Politics, Culture and Islamic Theology – Part One: Sharia Law

by Stephanie Redfern Jones

         For those unfamiliar with Islam, there are three central interrelated aspects to the major world religion. There are of course, many more aspects to the faith1, but for the purpose of this paper, I will open with a reflection upon two: the central figure and the key texts, which will then provide the basis to open up a discussion of Sharia law.

The centrality of the prophet Muhammed (PBUH)2

         Muhammed (PBUH) is perhaps the most important historical human figure. This is because of his receptivity to divine revelation. The Prophet, according to Islam, received direct revelations from Allah (God), which he wrote down verbatim. The culmination of these revelations, shown by God to Muhammad were eventually compiled together and became the holy book of the Muslim faith; the Quran, (sometimes written Koran) believed by Muslims to literally be the word of God. As a result, aside from the centrality of the figure of Mohammed another important aspect of Muslim faith is the centrality of scripture. The third and most controversial aspect of Islamic faith is Sharia law. This relates to Muhammad because his followers made a record of his life and actions, each record known as a hadith. Sharia law is prevalent in the Quran as a sacred source of law and authority. The importance of this law for Muslims therefore originates from the two crucial aspects of Islam which are the authority of sacred scripture revealed as the writings of the Quran directly to the Prophet Muhammed.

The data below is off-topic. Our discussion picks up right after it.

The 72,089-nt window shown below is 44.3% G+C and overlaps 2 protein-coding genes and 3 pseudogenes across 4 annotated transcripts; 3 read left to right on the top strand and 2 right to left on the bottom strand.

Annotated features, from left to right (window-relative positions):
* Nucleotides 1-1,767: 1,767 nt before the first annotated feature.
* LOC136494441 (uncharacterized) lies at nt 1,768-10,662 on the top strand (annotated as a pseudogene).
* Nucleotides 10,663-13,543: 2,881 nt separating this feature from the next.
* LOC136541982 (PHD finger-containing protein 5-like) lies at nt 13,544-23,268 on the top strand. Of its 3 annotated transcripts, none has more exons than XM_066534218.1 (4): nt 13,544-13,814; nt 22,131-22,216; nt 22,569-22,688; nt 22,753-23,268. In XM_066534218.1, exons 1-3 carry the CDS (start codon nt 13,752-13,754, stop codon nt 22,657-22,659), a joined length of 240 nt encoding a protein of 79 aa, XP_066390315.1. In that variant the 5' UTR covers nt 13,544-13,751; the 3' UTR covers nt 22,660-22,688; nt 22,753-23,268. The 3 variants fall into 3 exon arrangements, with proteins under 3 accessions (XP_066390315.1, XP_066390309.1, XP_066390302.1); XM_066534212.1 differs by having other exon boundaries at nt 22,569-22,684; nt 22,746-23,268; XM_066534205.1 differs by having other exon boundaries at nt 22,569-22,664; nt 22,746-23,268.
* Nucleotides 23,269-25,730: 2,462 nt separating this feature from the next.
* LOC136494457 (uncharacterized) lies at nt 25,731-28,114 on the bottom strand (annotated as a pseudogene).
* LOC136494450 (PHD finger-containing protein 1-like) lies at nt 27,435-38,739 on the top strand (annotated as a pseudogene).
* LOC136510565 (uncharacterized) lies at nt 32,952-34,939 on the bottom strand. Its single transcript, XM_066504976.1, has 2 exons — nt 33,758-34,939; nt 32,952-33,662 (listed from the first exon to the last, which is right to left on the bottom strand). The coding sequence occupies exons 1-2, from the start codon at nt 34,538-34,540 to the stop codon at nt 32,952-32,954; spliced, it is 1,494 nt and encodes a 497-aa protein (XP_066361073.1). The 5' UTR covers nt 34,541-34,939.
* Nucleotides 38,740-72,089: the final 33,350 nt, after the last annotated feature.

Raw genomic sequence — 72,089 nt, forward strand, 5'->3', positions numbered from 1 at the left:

Literally translated ‘Sharia’ suggests ‘a path to living water’, indicating that the rules outlined in the Quran are, according to Muslims, the truthful way to live a good life and in relationship with God. In the West, Sharia law has garnered a bad reputation because of its associations with fearful human rights infringements or abuses as a result of hudud (applicable punishments for criminal or transgressive behaviour, including stoning and beheading). These practices, although by no means widely practiced in Muslim-majority countries, do occur in Saudi Arabia and Iran. However, these punishments (‘uqubat) actually only form a fifth of what is encompassed in Sharia law. In addition, in its essence Sharia law is simply the law laid out in the Quran, and as with all scriptural information, and so its application depends upon the way it is interpreted. Within Islam there are various schools of thought as to how best to interpret Sharia law. Historically, language around Sharia law has been dictated by the legal opinions (fatwas) of authoritative law-makers (muftis).

Application of Sharia

       However, in particularly traditionalist and orthodox Islamic traditions the notion that Sharia can even be interpreted is dismissed. This is because it is considered to be divinely immutable (originating from God, unchanged and unchangeable). As such, they distinguish Sharia law from Islamic jurisprudence (fiqh). There are clear examples of the negative impact of Sharia law. One instance from the last twenty years has included violent outbreaks and over one hundred deaths following the enforcement of Sharia law on a predominantly non-Muslim population in Kano State in northern Nigeria, which some argue contradicts the secular constitution there. In 1999, Ahmed Sani Yerima declared Nigeria a theocracy under Sharia law and since then has been, thirteen northern states of Nigeria are entirely governed by Sharia law. The controversy exists because the population of Nigeria is not entirely Muslim, indeed there are many Christians living there who understandably do not accept Sharia law. Alhaji Al-Imam Bankole, the Chief Imam of the Mosque in Ogun State in Nigeria encourages the two religions to work together for “mutual understanding.”3 Perhaps the most important thing to note is that Sharia law is forbidden to be coerced upon any unwilling party, but of course, flawed human decision making takes law into its own hands at times and perverts the holiness of a religious intention. The purpose of Sharia law for the majority of Muslims is the help individuals in their personal relationship with God – not to enforced an Islamic law onto vast swathes of society.4